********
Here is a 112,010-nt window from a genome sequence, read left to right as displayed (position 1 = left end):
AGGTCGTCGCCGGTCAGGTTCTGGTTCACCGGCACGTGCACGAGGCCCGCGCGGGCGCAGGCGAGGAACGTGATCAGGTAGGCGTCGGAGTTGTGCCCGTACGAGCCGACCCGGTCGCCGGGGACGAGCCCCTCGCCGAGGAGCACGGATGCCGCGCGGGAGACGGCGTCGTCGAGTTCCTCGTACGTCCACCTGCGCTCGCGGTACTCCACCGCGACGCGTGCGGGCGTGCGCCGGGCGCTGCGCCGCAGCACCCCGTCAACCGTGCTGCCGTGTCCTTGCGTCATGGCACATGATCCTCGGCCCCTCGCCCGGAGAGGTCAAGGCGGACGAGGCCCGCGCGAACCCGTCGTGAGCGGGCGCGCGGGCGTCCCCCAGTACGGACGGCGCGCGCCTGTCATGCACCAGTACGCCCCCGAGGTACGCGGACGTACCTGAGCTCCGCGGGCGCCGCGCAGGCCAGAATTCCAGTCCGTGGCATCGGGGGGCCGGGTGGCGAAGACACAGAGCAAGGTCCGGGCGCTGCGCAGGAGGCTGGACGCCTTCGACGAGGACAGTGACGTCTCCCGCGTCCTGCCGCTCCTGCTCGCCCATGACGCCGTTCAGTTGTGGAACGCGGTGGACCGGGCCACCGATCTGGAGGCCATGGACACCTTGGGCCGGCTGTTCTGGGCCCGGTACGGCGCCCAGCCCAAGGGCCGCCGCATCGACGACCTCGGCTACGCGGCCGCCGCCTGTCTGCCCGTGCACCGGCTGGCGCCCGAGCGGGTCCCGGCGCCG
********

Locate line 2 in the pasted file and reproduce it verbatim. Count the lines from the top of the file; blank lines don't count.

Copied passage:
AGGTCGTCGCCGGTCAGGTTCTGGTTCACCGGCACGTGCACGAGGCCCGCGCGGGCGCAGGCGAGGAACGTGATCAGGTAGGCGTCGGAGTTGTGCCCGTACGAGCCGACCCGGTCGCCGGGGACGAGCCCCTCGCCGAGGAGCACGGATGCCGCGCGGGAGACGGCGTCGTCGAGTTCCTCGTACGTCCACCTGCGCTCGCGGTACTCCACCGCGACGCGTGCGGGCGTGCGCCGGGCGCTGCGCCGCAGCACCCCGTCAACCGTGCTGCCGTGTCCTTGCGTCATGGCACATGATCCTCGGCCCCTCGCCCGGAGAGGTCAAGGCGGACGAGGCCCGCGCGAACCCGTCGTGAGCGGGCGCGCGGGCGTCCCCCAGTACGGACGGCGCGCGCCTGTCATGCACCAGTACGCCCCCGAGGTACGCGGACGTACCTGAGCTCCGCGGGCGCCGCGCAGGCCAGAATTCCAGTCCGTGGCATCGGGGGGCCGGGTGGCGAAGACACAGAGCAAGGTCCGGGCGCTGCGCAGGAGGCTGGACGCCTTCGACGAGGACAGTGACGTCTCCCGCGTCCTGCCGCTCCTGCTCGCCCATGACGCCGTTCAGTTGTGGAACGCGGTGGACCGGGCCACCGATCTGGAGGCCATGGACACCTTGGGCCGGCTGTTCTGGGCCCGGTACGGCGCCCAGCCCAAGGGCCGCCGCATCGACGACCTCGGCTACGCGGCCGCCGCCTGTCTGCCCGTGCACCGGCTGGCGCCCGAGCGGGTCCCGGCGCCG